New user here, well when Christmas Day comes! My question is what is the best way to set up Cubase Pro 11 Education on HDD. I have a 500gb SSD with Windows and Office On with about 350gb free. Do I need more space than that and if so what would you recommend and also if someone could talk me throught the best way to install it? Getting an additional HDD and wondered if you put the main program on the SSD and other bits on different drives, if that makes sense. Running Windows 10.
I think you’ll be fine to start out. The whole installation including all the content that’s included (if you download all of it) is maybe 30 gb.
Have you looked at the Cubase section in the Steinberg Download Assistant yet?
Hi, thanks for the quick reply.
No I haven’t installed anything yet as it’s a present. At the moment I may have Cubase Pro 11 Education or 10.5. Complicated but another member has helped me out tonight with that.
I have just been reading about activation as I don’t want to mess that up.
Do you have to use your education email to register? Just thinking about when no longer a student and I lose the edu email account.
We can talk about storage here, for the activation stuff continue talking about that in your other thread since @Dr.Strangelove is helping you .
Maybe have a look at this too so you can get familiar with the new forum: https://forums.steinberg.net/faq
Thanks Steve! In terms of a HDD what sort of size would you recommend for projects?
This depends somewhat on what type of projects you’ll be producing. If they’re mainly MIDI/virtual instrument ones you’ll need a lot less pace than if you’re recording lots of tracks of real audio (with perhaps many takes?).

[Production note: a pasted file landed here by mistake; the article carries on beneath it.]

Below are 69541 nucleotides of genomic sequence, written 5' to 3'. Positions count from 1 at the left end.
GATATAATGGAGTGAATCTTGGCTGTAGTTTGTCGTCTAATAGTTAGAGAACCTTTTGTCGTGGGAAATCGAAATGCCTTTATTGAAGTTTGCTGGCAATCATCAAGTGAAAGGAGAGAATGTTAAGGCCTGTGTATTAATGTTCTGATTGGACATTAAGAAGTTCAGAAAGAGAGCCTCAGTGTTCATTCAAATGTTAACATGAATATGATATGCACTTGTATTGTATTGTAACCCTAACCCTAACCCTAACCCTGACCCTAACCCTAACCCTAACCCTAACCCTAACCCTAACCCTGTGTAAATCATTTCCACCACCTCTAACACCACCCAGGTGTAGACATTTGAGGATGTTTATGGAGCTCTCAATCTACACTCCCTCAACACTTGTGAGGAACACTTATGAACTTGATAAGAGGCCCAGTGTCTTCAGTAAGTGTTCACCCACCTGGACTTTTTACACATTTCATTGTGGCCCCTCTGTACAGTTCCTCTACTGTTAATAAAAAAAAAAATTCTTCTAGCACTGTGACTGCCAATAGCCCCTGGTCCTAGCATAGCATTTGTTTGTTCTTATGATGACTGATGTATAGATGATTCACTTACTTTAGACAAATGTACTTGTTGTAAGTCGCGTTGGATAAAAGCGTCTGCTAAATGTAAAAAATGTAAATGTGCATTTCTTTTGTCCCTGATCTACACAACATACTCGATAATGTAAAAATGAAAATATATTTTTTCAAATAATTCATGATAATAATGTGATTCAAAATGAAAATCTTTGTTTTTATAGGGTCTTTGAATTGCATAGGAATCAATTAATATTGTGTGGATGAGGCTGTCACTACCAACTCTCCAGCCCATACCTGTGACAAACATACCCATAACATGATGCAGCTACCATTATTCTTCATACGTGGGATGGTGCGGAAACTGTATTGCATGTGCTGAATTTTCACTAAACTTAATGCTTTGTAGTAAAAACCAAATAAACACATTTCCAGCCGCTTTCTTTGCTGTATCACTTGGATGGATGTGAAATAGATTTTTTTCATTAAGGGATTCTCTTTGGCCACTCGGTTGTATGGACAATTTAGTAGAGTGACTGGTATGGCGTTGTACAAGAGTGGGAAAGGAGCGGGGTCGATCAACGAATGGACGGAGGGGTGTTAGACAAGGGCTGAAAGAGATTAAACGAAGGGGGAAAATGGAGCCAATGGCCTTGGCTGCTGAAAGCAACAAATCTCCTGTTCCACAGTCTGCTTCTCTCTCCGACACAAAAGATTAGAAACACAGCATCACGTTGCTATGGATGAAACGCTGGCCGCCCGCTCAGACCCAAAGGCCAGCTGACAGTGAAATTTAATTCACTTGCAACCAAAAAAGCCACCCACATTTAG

I’m a hybrid user with drums, keys and strings usually from virtual instruments and vocals, guitars, bass, misc percussion as real audio. I have a 500Gb SSD for my “live” projects (ie: those I’m still working on…~20 usually) and various other drives for storing completed projects.
Don’t worry about it being an edu version. Just use your permanent email address. If you upgrade your 11 edu later to 11.5 or 12 it will be a full non edu version after that.
If it were me, I’d get a 1tb ssd drive, Considering the cost, I would not bother with a comparatively slower hdd.
It’s not easy to estimate how much space another person would need- it varies according to whether you’ll be using video which has large file sizes, how big your projects will be, how large your sound libraries will be, etc.
Hi, we will be using a combination of midi and live music and other software as well. Not really up to speed with additional software like Halion etc so there will be quite a lot of playing around with things. A 500gb SSD is what I have, albeit with Windows and Office on, and I read about users storing other parts on other HDD. I want to make sure I have enough space so that there are no reinstallation issues if that makes sense, and also future proof as much as possible.